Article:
Elena Viktorovna Kupchik, Wu Jingwen's supervisor, Doctor of Philology, Professor of the UTMN Department of Russian Language and General Linguistics, comments:
Pushkin's work is especially significant for Chinese literature and culture. In China, people are well familiar with Pushkin’s legacy and learn about the Russian classics as part of the Foreign Literature course during their school education. The image of Russia, including people, culture, traditions, is largely formed through the study of Pushkin's works.
Wu Jingwen's defense of the thesis went very well. The council showed great interest in her work. As a leader, I felt a sense of pride for both Jingwen and a little bit for myself.
I think it’s true for most supervisors to see their students engage with their research. In this case, everything was great. I liked working with Wu Jingwen because she was a great student and a great person. She showed great humanity, sincerity, and tact. Since leaving for China, Jingwen kept in touch. She wrote me warm letters, full of I- love-yous, she even called me her Russian mother, and so on. It is very valuable when a person is so grateful.
She is now starting working at the Shenyang Polytechnic University, which has a Russian Language Center named after A.S. Pushkin. Quite a coincidence, don’t you think?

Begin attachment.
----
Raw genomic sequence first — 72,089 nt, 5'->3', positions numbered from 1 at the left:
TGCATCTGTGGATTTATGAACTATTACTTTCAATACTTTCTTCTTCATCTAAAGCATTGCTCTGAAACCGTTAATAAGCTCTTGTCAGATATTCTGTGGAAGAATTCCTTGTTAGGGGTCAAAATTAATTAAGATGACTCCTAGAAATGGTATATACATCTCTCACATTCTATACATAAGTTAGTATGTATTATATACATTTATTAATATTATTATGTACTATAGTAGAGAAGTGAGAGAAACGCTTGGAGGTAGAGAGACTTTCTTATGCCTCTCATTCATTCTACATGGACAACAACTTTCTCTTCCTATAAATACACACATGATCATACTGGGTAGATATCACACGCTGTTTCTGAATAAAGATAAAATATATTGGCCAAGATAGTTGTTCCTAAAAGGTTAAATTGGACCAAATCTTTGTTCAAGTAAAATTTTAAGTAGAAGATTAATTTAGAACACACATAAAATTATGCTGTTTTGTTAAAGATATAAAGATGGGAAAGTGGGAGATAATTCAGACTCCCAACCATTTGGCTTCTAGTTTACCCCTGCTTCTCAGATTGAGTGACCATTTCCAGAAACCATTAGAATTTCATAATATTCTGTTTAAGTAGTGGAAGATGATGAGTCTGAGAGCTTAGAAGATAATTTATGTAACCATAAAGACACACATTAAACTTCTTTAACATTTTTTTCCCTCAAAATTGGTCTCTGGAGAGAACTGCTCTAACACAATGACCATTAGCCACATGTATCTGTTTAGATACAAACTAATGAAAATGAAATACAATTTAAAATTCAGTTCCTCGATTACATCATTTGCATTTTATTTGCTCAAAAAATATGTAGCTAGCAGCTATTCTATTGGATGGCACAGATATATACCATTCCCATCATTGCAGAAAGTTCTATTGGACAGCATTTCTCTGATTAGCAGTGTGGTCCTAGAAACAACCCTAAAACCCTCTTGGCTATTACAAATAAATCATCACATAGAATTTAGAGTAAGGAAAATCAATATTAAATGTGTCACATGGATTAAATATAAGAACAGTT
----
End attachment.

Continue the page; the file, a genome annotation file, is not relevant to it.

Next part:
I must admit, there were some difficulties with working with a representative of a different language. During Jingwen's graduate studies, the language barrier was noticeable, especially in the first year of graduate school. In the last summer before the thesis defense, Jingwen and I studied almost daily: we considered the meanings of certain words, features of morphology, syntax pronunciation. It was necessary to take into account both linguistic and cultural nuances.
It is clear that a Chinese reader will render Pushkin's tales differently from a Russian one.
Jingwen studied metaphors and similes in four Chinese translations and then compared these translations with each other. I myself translated the Chinese texts back into Russian to see what happens. The findings were very curious. We found numerous deviations from the original. The discrepancy in the content of some concepts was revealed. The “soul” in Russian culture is a key image, a staple. However, in China, it is the heart. And in Chinese translations frequently the Russian “soul” is changed to the Chinese “heart”. And the list goes on. The Russian text worries over time, whether in Chinese text the notion of time passing doesn’t exist. In Pushkin’s text, a beautiful woman is compared to a dove -"a dove is a beautiful maiden," which translates to "sweet good girl." Pushkin's text portrays negative feeling such as “sadness-melancholy that eats me up”, “envy gnaws at me” which are dropped in Chinese translation.
Olga Viktorovna Trofimova, Tong Jing's supervisor, Doctor of Philology, Professor of the UTMN Department of Russian Language and General Linguistics, comments:
The Captain's Daughter is quite a challenging read even for Russian readers, due to archaisms and historicisms in the text. Of cause, it is even more so for Chinese readers, therefore the publishers supplemented the text with the necessary comments and explanations.